When I first moved to Atlanta to start a job, a student at another university asked us if we “couldn’t wait to get out of college.” Without any hesitation, I responded, “I didn’t want to graduate! Graduating from college was the worst mistake I ever made.”
Every school is different, and everyone has different college experiences.
Still, though, the increasing pressure to have years of work experience forces students to sacrifice a meaningful college experience.
When I enrolled in college, I viewed it as an opportunity to learn about myself and plan my career. By the middle of my time in college, I thought that I knew which industry I wanted to join. Still, I understood that once I graduated, I’d never again have the freedom that only college can provide.
When I was a college freshman, I took a writing course called Emerging Adulthood. In the class, we explored how college is a transitional time. I learned that many college students are simultaneously children and adults, and that theory made complete sense to me. Full-time college students don’t have the burden of working 40-hour weeks, finding life partners, saving for retirement, and thinking about their next career move. At the same time, college students typically no longer live with their parents. They also generally need to take care of adult responsibilities, like preparing food, doing laundry, and managing their expenses. There’s no other time in our lives when we exist in this “in-between” phase, which makes college pretty amazing.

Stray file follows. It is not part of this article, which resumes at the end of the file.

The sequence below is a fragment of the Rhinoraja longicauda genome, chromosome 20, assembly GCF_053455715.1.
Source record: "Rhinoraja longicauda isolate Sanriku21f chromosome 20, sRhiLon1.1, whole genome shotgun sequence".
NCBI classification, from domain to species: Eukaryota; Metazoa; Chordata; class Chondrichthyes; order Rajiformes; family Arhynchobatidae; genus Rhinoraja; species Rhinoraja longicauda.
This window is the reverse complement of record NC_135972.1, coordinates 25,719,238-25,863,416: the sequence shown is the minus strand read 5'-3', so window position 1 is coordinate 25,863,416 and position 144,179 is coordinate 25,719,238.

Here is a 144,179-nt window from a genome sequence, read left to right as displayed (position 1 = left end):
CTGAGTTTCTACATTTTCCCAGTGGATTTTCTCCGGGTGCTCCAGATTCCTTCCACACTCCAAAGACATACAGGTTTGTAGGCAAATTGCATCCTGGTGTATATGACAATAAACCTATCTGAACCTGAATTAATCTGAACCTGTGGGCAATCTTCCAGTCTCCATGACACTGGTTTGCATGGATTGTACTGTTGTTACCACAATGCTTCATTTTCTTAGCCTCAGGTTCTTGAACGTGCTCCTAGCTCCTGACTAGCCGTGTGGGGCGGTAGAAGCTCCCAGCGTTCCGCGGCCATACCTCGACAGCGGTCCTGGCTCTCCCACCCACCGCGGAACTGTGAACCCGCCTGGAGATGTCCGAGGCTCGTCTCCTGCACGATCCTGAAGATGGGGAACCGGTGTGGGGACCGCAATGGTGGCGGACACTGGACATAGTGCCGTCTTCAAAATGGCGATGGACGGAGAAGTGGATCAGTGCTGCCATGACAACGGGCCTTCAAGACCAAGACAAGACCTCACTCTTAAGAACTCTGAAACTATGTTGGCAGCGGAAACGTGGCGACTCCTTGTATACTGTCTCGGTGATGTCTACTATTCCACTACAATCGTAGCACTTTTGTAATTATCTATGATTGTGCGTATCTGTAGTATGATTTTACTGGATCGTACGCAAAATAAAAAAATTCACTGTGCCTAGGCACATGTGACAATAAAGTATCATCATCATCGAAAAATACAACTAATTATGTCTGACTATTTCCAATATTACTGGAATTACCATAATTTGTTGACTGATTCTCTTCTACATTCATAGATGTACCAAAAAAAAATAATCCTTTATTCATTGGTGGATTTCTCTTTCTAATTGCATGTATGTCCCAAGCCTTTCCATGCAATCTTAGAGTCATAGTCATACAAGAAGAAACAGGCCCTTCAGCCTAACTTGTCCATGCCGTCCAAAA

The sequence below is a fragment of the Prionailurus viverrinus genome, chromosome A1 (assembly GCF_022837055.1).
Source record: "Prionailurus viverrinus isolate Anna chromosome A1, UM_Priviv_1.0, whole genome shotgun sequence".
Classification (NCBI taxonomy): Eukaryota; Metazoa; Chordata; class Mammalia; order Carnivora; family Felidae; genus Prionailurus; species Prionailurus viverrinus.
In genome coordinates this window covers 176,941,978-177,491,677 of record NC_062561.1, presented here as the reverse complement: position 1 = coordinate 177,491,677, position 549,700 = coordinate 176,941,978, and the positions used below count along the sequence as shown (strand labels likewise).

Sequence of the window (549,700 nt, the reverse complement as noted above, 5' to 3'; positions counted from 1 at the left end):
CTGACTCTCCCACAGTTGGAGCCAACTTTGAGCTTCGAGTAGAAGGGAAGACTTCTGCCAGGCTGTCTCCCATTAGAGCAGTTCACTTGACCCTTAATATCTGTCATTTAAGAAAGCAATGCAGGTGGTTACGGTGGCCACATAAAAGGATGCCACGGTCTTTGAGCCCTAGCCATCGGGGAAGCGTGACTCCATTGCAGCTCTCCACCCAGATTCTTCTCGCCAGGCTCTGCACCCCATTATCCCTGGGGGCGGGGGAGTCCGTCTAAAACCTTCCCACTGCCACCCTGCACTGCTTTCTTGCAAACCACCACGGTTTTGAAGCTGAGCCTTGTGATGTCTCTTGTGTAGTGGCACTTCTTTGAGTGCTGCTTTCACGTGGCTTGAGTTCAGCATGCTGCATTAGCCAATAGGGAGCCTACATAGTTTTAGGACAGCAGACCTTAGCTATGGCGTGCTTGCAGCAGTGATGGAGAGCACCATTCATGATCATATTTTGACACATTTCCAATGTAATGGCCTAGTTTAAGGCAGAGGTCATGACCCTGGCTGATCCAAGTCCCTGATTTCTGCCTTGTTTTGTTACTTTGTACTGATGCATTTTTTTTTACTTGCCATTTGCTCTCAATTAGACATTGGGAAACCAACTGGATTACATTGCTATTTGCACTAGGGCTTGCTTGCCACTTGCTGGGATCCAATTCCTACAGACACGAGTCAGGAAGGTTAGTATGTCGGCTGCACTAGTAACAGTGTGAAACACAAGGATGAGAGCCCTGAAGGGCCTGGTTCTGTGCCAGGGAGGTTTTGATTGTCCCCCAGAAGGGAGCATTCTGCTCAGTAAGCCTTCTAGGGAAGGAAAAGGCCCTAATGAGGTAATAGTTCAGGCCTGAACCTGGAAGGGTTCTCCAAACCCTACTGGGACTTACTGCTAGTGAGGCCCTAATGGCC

Therefore, I strongly believe that college students should use their time in school to explore who they want to be as “emerging adults.”
College typically provides just enough support for you to try new things and explore new paths with minimal consequences. Going into college with this mindset led me to an awesome internship in the admissions office, volunteering at a mental health clinic, competing in a step competition, and making some of the most amazing friends I’ve ever had.
None of these opportunities directly aligned with my current career in venture capital. Still, they enhanced my college experience and still make me reminisce about my college days a few years after graduation.
The increasing need for students to have five internships, three jobs, 100 hours of community service, and a 4.0 GPA is taking away from the best parts of college – the chance to find who you are. So if you’re in college, instead of overscheduling yourself this year, be spontaneous, explore new things outside of academics, and genuinely connect with new people. Make the most of this time in your life – there’s truly nothing else like it!